California’s SCE seeks bids for microgrid tech under pilot

The request for offers is the second bid launched under SCE’s preferred resources pilot in Orange County, California

In the US, investor-owned utility Southern California Edison (SCE) has issued a request for offers to incorporate additional renewable energy and capacity into its grid and achieve load reduction.

The RFO for 100MW was put forward under the utility’s preferred resources pilot in central and southern Orange County, California.

Under the pilot programme, SCE is reported to be testing clean energy solutions to defer investment in gas-fired generation.

The energy company said the project’s results will help the utility to make informed decisions surrounding resource use throughout its service territory.

SCE is welcoming microgrid technology to enable it to integrate renewable energy, increase generation capacity as well as achieve load reduction, according to a news report by Microgrid Knowledge.

Commenting on the eligible bids for microgrid technology, Robert Laffoon-Villegas, an SCE spokesperson, said: “… it [SCE] contemplates hybrid projects, a category that encompasses microgrid [technology]. To be eligible, the microgrids must add megawatts to the grid.”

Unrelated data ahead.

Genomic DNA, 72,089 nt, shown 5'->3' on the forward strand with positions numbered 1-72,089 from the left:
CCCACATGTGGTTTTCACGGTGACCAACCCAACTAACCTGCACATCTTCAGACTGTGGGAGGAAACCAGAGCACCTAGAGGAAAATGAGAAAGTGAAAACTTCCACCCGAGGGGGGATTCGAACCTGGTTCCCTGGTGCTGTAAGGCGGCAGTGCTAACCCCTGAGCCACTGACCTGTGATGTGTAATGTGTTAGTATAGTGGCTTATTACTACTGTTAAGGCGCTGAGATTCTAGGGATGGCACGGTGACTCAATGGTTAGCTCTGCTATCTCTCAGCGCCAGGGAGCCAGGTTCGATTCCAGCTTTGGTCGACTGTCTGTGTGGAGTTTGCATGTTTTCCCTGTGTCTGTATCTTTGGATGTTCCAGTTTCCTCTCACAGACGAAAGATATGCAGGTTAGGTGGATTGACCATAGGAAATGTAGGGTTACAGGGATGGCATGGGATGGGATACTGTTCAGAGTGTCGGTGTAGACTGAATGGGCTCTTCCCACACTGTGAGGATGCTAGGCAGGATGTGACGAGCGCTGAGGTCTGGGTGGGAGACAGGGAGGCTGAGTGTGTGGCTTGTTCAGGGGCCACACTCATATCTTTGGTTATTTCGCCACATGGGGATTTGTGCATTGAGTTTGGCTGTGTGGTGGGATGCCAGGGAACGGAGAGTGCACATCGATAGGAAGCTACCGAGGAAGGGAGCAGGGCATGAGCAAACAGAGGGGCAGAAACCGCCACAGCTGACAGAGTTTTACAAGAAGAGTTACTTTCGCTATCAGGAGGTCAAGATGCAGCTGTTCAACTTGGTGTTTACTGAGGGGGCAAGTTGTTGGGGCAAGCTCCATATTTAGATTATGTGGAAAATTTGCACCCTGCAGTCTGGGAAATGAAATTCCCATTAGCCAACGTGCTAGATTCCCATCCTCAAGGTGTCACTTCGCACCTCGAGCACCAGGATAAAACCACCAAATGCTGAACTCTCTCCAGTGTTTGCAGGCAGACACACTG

Push toward clean energy

The report adds that government regulations and the closing of the San Onofre Nuclear Generating Station in 2013 has contributed to the popularity and increasing importance of distributed energy in the region.

Caroline McAndrews, director of SCE’s Preferred Resources Pilot, commented: “Now in its second full year, this [preferred resources] pilot is a real-world test where SCE is exploring how cleaner-energy resources can help maintain or improve electric service reliability in a densely populated area.

“This second RFO [PRP RFO #2] helps us prepare for the future and keeps us moving forward in obtaining the cleaner resources needed for this innovative project.”

The RFO calls for 100MW capacity for delivery in three years (2018). SCE stipulates that resources need to connect to circuits or loads that feed into SCE’s Johanna or Santiago substations in Orange County.

Ms McAndrews concluded by saying: “The grid of the future will have a mix of these preferred resources providing reliable and affordable service to our customers while reducing or eliminating the need to build new gas-fired plants.”